• Dynamic content and retargeting. With dynamic retargeting, content in the ads that "follows" users around the internet can now be adjusted based on what a user searches for, as well as other parameters such as their location, job title or content they consumed on your website.
  • Behavioral targeting. This tactic allows you to serve more relevant ads based on how people use social media, which sites they visit, and the things they like/follow, engage with, and show interest in online.
  • Cost per conversion. While awareness campaigns are still important (especially if you're entering new markets or adding new services), most PPC is about driving response. Instead of just measuring cost-per-click, determine how much it costs to get your target audience to take a specific action (e.g., fill out a form); then test ads systematically to drive down your cost-per-conversion.

Social Media

Old-school social media goals were all about:

  • Maximizing followers and likes
  • Pushing content to people – manually sharing posts to your social accounts
  • Organic content distribution – getting content to show up in followers' news feeds without paid promotion

With so much "noise" and competition for attention on social media these days, however, your firm must set new strategic goals to maximize the value of social:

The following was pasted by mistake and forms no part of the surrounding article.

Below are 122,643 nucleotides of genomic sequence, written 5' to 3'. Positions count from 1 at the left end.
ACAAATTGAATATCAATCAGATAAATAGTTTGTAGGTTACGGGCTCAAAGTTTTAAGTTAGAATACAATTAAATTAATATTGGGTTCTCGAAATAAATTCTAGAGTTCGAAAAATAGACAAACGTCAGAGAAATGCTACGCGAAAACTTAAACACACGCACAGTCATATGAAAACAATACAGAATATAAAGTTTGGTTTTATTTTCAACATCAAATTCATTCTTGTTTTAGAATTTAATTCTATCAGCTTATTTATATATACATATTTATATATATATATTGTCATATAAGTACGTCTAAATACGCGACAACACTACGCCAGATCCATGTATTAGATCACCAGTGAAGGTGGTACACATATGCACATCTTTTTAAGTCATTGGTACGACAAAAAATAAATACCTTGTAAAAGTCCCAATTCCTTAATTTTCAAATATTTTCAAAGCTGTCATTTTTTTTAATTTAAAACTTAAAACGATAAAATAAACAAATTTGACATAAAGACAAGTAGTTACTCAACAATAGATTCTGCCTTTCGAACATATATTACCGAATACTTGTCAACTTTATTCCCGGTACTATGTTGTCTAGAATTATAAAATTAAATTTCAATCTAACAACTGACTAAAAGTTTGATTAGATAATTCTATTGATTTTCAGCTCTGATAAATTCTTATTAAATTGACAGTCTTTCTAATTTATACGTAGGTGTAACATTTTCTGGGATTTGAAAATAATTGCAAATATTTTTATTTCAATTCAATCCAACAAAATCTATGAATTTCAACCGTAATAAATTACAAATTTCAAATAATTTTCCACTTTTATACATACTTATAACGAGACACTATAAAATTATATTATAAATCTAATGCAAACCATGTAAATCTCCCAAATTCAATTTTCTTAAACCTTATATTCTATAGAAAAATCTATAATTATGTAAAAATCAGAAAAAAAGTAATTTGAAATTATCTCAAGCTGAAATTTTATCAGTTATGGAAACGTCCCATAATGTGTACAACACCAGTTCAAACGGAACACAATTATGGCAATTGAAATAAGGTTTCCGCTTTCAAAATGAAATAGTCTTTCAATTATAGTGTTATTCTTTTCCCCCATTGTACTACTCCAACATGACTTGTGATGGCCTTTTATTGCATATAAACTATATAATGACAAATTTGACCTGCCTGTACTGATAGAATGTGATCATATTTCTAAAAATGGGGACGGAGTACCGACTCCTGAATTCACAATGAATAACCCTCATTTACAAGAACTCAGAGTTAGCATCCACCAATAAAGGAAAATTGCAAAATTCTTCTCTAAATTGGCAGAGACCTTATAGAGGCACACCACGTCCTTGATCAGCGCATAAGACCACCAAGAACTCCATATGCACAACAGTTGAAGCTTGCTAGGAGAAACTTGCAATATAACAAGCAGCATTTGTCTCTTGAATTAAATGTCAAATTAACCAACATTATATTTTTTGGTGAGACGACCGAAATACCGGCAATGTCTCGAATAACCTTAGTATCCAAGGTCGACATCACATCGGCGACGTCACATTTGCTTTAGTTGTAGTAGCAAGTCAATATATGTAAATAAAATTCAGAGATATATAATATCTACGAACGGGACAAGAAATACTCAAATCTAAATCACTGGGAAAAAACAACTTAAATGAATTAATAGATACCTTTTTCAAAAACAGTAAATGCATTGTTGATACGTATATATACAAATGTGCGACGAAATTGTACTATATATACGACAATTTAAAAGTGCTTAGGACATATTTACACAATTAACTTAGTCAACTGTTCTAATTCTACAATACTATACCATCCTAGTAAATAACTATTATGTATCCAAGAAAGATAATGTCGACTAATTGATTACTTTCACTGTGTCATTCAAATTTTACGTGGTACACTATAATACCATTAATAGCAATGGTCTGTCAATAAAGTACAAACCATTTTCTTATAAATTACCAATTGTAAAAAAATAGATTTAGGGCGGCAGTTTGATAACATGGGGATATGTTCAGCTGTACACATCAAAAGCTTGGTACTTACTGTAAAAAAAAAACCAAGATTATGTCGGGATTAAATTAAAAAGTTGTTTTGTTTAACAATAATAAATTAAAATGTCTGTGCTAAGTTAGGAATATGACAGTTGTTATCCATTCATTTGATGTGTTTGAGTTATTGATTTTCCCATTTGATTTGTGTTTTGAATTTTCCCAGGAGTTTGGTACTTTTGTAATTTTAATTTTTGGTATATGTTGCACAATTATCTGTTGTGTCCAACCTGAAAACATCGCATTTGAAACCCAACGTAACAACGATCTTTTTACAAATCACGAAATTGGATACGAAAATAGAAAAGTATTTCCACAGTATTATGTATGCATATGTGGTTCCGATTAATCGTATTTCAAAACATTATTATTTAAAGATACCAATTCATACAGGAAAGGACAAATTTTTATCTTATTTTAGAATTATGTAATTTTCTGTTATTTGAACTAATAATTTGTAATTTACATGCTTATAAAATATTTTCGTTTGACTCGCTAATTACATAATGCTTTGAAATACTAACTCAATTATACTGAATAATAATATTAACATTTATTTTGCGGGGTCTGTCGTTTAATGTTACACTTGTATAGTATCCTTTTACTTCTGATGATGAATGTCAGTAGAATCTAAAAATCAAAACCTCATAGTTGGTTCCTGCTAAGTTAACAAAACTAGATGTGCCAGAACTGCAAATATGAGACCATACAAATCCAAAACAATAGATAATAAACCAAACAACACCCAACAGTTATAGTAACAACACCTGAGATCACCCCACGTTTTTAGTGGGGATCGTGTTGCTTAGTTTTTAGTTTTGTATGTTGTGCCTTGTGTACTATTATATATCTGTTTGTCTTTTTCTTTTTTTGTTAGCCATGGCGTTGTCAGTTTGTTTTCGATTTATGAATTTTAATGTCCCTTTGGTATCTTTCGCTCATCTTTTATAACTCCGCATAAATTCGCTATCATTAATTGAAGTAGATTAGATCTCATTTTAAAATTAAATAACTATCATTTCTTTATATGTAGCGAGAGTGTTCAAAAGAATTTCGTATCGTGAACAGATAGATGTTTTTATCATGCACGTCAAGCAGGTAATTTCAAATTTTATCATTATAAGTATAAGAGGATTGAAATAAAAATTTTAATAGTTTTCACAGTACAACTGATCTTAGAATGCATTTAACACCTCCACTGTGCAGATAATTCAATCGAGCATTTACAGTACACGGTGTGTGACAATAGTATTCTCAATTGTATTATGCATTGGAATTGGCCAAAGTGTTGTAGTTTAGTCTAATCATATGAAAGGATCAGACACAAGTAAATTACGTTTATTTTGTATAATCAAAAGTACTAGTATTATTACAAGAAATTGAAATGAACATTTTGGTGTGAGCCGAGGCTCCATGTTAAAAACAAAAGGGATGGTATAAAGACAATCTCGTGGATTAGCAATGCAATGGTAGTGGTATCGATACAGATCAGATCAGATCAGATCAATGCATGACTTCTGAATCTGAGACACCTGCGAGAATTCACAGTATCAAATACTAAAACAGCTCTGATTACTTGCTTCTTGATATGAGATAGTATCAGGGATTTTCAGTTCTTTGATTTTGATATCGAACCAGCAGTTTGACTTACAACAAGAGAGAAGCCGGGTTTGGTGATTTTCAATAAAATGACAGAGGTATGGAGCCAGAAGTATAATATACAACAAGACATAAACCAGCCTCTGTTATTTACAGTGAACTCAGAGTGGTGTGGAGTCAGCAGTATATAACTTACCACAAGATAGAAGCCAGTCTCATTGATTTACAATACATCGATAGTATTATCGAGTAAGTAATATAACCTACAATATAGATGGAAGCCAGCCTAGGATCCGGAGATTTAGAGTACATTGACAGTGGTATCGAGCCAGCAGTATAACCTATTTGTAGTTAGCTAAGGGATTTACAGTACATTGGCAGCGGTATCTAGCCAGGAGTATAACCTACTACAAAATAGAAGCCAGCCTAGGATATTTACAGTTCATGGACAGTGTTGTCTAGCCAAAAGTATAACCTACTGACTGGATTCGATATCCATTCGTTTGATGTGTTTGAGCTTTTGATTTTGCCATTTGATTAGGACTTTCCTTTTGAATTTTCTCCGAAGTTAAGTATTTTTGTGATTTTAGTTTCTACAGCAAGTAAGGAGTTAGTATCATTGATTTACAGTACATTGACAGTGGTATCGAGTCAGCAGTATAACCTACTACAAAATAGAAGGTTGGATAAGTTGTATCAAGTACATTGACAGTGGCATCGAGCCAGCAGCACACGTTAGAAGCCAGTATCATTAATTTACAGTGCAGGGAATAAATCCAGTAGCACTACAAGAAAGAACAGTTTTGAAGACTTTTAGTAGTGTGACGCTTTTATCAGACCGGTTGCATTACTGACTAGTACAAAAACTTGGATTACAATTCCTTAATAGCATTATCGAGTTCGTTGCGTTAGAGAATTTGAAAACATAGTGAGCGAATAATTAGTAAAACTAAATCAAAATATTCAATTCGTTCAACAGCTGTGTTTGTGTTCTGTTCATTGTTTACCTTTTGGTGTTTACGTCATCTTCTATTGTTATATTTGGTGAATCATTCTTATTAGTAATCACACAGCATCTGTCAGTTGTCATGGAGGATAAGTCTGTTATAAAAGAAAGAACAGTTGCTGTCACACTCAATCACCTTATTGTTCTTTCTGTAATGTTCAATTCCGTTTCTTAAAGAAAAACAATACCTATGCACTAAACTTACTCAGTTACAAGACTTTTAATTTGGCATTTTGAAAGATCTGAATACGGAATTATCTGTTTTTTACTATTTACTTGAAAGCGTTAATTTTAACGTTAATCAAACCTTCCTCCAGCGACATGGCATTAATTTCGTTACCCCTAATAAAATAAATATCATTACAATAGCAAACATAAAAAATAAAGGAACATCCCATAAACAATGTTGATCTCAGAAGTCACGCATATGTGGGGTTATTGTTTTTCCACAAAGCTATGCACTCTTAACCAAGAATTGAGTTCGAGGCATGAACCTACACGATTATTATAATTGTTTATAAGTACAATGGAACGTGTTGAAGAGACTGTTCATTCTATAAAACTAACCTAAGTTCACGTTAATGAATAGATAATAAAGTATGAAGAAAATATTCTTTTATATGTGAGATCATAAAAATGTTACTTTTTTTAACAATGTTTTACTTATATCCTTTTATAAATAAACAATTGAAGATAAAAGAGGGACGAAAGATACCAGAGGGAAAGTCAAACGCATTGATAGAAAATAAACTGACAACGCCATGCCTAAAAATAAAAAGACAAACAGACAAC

• Maintaining engagement and driving action right from social. Instead of just adding to the noise, think about the purpose of each post. Is it building your value proposition? Strengthening your positioning? Reaching the right people with the right message? Driving response?
  • Personal branding. Instead of merely developing a company brand, help your recruiters and account managers build their brand on accounts. As they make connections and share their expertise, your reach will increase exponentially.

Want to learn more?

Check out our free eBook, "Tapping Social Media's Superpowers – a Game Plan for Staffing and Recruiting Firms."

  • Content amplification. To get the information you're sharing on social to more people, get more team members (even your temporary associates!) involved in the process. We're launching a new product in the near future, NetSocial, to automate content amplification and maximize your impact on social media.
  • Thumb-stopping visuals. The battle for people's attention is much like the war for talent: it's getting harder and harder to win! You need great graphics, compelling images and more video in your content mix, so people consume and share your content.
  • Leveraging groups and communities. Joining and posting jobs is no longer enough. You need to participate, monitor conversations, network and drive conversions on the right groups and communities on platforms like Facebook and LinkedIn.

Generating Sales Leads

Cold calls, drop-ins, MPC (Most Placeable Candidates) calls?

  • Segmentation: Thinking about your customers based on industry size, location, vertical market, type of decision-maker and more – then making sure your outreach is appropriate based on how they view and use your services.
  • AIDA: Awareness, Interest, Desire, Action – using this model to guide your marketing efforts and integrate them with your sales processes.